The new setting and surroundings have had a remarkable impact on the young man: “After the first few months I had got a larger conceptual framework, and it helped expand my horizons. I was more sure of myself and my thoughts. I saw things from new perspectives.”
His student days were crucial in shaping Abdellatif’s identity. He chose to fight for feminist principles and go against the most common perceptions of gender in Moroccan society.
“I’ve been through a kind of feminist awakening. When talking about feminist thoughts and ideas, most people think that women and female organisations have a monopoly on putting them into words. But for me, they are universal human values, which everyone, regardless of gender, should subscribe to.”
The struggle and the dialogue in the family
Abdellatif is not afraid to get involved in a debate, whether it is at the factory, on the street, or at home in the district of Sidi Bernoussi. He gesticulates with self-assurance, awareness and pride as he emphasises first one anecdote and then another during the course of the interview.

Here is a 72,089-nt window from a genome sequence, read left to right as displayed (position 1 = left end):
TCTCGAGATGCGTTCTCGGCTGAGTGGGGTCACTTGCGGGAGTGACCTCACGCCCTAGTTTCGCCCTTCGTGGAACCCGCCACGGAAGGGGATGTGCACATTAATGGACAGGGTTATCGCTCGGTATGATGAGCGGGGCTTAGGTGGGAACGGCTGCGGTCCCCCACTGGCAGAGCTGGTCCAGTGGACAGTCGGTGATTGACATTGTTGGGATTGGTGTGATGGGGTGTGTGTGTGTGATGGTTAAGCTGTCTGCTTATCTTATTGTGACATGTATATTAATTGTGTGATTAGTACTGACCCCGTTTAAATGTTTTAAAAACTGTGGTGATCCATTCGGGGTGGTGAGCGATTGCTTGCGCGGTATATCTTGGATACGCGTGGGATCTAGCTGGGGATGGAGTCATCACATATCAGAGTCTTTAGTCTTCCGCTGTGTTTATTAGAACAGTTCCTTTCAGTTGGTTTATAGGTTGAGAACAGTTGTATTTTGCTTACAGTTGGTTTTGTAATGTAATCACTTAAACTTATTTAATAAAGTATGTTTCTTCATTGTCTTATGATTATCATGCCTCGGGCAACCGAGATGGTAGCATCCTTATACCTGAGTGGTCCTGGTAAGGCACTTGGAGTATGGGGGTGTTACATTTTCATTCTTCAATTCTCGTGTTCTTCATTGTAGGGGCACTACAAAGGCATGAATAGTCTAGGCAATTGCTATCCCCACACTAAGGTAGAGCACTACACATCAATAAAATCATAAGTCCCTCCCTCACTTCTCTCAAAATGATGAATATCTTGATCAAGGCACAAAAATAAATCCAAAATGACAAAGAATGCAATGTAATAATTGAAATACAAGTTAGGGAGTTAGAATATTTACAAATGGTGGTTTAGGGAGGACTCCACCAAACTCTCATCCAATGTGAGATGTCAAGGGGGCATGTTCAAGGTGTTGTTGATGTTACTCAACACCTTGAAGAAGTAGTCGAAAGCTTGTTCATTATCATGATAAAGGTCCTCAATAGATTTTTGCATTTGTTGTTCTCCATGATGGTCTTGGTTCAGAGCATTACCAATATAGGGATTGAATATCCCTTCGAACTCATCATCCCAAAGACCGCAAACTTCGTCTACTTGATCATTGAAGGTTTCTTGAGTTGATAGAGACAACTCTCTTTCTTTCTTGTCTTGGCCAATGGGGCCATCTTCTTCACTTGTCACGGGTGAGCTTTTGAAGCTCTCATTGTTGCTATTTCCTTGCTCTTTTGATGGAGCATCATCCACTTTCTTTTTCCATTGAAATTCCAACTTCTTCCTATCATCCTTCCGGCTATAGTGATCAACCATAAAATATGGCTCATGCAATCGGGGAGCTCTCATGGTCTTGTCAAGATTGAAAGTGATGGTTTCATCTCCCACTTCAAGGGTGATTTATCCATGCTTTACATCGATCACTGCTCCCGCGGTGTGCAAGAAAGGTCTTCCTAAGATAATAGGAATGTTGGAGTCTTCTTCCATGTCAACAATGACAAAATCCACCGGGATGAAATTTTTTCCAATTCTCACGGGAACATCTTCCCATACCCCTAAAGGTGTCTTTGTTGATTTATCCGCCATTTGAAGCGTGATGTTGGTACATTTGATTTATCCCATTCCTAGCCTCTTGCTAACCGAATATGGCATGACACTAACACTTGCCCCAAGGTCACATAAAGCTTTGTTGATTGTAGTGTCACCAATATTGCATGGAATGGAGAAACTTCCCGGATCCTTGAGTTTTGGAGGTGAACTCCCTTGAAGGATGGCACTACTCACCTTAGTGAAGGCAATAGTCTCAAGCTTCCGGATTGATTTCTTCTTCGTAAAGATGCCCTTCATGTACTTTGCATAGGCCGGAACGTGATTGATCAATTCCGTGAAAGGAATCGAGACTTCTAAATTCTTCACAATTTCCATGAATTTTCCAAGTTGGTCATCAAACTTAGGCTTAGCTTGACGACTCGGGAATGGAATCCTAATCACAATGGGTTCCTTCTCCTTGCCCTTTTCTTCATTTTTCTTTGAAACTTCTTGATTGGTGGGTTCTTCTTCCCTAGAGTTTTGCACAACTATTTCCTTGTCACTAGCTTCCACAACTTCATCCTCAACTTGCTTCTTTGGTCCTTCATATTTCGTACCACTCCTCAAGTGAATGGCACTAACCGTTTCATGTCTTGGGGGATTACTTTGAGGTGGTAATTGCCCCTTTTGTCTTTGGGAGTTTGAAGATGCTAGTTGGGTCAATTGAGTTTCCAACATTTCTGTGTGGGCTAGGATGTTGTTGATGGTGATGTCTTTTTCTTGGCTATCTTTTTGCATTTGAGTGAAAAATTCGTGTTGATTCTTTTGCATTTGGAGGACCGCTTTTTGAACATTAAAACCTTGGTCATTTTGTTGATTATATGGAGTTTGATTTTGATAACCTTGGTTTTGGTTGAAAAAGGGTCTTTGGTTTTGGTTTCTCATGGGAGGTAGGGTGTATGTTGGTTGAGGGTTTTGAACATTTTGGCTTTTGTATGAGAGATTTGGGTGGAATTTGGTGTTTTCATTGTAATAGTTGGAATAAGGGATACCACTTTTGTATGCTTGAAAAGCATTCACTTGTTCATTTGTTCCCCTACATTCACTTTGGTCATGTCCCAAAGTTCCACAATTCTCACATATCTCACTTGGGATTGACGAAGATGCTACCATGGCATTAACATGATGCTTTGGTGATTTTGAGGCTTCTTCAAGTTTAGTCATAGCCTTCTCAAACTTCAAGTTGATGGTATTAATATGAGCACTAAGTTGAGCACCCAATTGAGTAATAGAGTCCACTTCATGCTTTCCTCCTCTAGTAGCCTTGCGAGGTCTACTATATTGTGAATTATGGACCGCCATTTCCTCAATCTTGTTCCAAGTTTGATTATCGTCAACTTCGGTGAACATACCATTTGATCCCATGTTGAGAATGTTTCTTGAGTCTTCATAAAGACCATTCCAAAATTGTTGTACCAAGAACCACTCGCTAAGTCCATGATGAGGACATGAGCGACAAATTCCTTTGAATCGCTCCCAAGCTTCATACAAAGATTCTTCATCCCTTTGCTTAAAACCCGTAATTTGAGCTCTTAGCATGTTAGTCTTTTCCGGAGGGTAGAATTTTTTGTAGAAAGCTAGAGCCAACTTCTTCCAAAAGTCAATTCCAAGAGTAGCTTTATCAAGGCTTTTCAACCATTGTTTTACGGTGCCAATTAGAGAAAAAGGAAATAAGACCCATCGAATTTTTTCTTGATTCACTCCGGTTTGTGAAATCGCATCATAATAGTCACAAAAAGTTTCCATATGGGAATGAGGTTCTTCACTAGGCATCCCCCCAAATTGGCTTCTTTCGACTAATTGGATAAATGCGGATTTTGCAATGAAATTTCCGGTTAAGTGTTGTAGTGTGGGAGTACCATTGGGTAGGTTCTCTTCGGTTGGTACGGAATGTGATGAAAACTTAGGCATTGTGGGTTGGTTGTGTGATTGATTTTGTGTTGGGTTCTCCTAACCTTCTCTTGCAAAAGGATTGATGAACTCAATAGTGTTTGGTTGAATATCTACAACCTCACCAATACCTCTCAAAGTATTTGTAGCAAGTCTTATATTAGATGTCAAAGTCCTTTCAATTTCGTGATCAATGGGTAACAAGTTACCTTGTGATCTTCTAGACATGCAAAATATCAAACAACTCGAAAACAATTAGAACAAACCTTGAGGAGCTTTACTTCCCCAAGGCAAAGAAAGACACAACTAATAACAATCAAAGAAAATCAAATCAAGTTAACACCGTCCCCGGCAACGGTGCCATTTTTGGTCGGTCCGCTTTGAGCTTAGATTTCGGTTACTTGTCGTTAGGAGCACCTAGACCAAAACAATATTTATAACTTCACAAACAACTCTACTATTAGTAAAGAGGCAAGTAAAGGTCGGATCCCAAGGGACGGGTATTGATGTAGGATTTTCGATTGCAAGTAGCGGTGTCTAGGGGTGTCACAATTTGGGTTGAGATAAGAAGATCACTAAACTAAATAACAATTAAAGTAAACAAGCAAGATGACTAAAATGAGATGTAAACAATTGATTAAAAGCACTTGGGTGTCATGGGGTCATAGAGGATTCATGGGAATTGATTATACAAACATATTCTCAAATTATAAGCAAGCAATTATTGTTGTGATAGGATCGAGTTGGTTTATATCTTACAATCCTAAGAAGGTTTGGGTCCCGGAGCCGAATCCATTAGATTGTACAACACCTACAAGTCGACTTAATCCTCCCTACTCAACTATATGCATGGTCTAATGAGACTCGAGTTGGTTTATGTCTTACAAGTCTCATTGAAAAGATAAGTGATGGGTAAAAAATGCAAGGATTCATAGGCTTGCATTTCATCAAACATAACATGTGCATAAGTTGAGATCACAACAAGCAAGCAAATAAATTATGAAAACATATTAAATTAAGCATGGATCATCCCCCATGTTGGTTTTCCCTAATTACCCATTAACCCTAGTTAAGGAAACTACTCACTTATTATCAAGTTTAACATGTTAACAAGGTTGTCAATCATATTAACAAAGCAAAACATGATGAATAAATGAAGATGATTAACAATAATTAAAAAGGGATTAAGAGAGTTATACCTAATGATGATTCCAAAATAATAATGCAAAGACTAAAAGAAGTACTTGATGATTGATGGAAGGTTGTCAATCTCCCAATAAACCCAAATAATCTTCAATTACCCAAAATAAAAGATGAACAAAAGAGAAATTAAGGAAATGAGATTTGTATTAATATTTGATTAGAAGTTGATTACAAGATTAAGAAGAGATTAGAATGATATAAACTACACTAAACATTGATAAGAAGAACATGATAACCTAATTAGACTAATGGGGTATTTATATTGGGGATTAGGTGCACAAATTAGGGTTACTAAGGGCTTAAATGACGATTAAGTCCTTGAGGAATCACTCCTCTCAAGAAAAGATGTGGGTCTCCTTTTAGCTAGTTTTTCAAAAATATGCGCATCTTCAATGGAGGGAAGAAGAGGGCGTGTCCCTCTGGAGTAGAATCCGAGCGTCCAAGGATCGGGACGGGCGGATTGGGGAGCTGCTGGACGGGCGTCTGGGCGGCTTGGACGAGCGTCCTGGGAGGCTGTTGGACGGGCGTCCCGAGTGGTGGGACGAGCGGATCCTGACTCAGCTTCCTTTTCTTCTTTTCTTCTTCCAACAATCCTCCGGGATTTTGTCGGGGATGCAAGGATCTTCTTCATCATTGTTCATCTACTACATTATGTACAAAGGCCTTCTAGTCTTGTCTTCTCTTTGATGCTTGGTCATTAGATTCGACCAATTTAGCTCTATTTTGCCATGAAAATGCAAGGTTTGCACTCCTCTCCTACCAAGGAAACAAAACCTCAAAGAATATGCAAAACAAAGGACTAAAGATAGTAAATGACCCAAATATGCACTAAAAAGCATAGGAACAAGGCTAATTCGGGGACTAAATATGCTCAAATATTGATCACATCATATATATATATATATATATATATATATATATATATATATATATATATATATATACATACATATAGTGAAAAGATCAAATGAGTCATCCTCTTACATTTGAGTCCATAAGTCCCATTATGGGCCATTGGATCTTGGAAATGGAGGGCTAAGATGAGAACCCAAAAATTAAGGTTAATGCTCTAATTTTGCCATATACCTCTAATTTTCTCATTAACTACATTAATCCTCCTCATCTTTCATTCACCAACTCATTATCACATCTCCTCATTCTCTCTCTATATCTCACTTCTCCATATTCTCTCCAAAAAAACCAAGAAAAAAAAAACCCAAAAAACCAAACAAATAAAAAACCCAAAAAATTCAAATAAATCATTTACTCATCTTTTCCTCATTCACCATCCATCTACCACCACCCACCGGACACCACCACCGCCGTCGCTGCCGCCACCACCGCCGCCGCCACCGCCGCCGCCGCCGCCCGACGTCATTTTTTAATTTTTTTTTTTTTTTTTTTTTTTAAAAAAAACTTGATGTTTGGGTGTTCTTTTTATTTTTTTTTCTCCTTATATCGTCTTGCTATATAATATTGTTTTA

“It is important to fight on different fronts to challenge the patriarchal gender power system which permeates Moroccan society. We do not hold back in engaging in this debate and presenting our point of view,” emphasises Abdellatif, and points to his relationship with his strongly religious older brother Mustafa.
“At mealtimes at home, we always discuss the issues of the day. I try to influence the conversation with my ideas and thoughts. In the beginning there was considerable scepticism and resistance, especially from Mustafa. He rejected me. But lately, he has begun to give me time to talk, and he listens to my arguments. I see this as a step forward.”